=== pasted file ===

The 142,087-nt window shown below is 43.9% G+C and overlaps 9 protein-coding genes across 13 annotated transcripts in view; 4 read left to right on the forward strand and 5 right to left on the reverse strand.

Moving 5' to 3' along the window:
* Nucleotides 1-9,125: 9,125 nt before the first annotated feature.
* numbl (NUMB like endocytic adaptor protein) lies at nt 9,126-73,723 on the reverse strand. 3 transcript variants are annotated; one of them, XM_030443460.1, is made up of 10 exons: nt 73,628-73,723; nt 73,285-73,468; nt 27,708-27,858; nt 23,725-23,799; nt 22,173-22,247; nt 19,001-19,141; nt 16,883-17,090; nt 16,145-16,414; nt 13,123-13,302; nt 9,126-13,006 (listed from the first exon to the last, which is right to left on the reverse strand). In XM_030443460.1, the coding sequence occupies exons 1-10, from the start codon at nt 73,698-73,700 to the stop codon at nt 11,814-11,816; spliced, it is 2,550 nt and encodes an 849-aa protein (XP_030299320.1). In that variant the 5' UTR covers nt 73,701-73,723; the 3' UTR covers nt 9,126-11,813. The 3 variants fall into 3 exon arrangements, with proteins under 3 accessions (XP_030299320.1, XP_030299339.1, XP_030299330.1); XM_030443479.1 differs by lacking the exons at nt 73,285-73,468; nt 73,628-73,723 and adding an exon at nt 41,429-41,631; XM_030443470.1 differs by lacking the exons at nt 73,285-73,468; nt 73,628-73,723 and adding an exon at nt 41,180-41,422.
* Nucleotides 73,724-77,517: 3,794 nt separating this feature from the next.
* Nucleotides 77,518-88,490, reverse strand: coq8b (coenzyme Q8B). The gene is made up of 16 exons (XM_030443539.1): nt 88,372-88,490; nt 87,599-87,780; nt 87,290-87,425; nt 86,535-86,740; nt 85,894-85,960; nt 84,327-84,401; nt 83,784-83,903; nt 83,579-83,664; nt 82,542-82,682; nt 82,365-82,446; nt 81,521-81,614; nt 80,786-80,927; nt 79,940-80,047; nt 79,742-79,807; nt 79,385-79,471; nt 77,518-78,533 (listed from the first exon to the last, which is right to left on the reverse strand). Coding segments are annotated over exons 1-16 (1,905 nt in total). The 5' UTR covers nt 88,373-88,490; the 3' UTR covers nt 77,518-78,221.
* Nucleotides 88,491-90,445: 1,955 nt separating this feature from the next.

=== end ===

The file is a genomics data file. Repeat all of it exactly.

The 142,087-nt window shown below is 43.9% G+C and overlaps 9 protein-coding genes across 13 annotated transcripts in view; 4 read left to right on the forward strand and 5 right to left on the reverse strand.

Moving 5' to 3' along the window:
* Nucleotides 1-9,125: 9,125 nt before the first annotated feature.
* numbl (NUMB like endocytic adaptor protein) lies at nt 9,126-73,723 on the reverse strand. 3 transcript variants are annotated; one of them, XM_030443460.1, is made up of 10 exons: nt 73,628-73,723; nt 73,285-73,468; nt 27,708-27,858; nt 23,725-23,799; nt 22,173-22,247; nt 19,001-19,141; nt 16,883-17,090; nt 16,145-16,414; nt 13,123-13,302; nt 9,126-13,006 (listed from the first exon to the last, which is right to left on the reverse strand). In XM_030443460.1, the coding sequence occupies exons 1-10, from the start codon at nt 73,698-73,700 to the stop codon at nt 11,814-11,816; spliced, it is 2,550 nt and encodes an 849-aa protein (XP_030299320.1). In that variant the 5' UTR covers nt 73,701-73,723; the 3' UTR covers nt 9,126-11,813. The 3 variants fall into 3 exon arrangements, with proteins under 3 accessions (XP_030299320.1, XP_030299339.1, XP_030299330.1); XM_030443479.1 differs by lacking the exons at nt 73,285-73,468; nt 73,628-73,723 and adding an exon at nt 41,429-41,631; XM_030443470.1 differs by lacking the exons at nt 73,285-73,468; nt 73,628-73,723 and adding an exon at nt 41,180-41,422.
* Nucleotides 73,724-77,517: 3,794 nt separating this feature from the next.
* Nucleotides 77,518-88,490, reverse strand: coq8b (coenzyme Q8B). The gene is made up of 16 exons (XM_030443539.1): nt 88,372-88,490; nt 87,599-87,780; nt 87,290-87,425; nt 86,535-86,740; nt 85,894-85,960; nt 84,327-84,401; nt 83,784-83,903; nt 83,579-83,664; nt 82,542-82,682; nt 82,365-82,446; nt 81,521-81,614; nt 80,786-80,927; nt 79,940-80,047; nt 79,742-79,807; nt 79,385-79,471; nt 77,518-78,533 (listed from the first exon to the last, which is right to left on the reverse strand). Coding segments are annotated over exons 1-16 (1,905 nt in total). The 5' UTR covers nt 88,373-88,490; the 3' UTR covers nt 77,518-78,221.
* Nucleotides 88,491-90,445: 1,955 nt separating this feature from the next.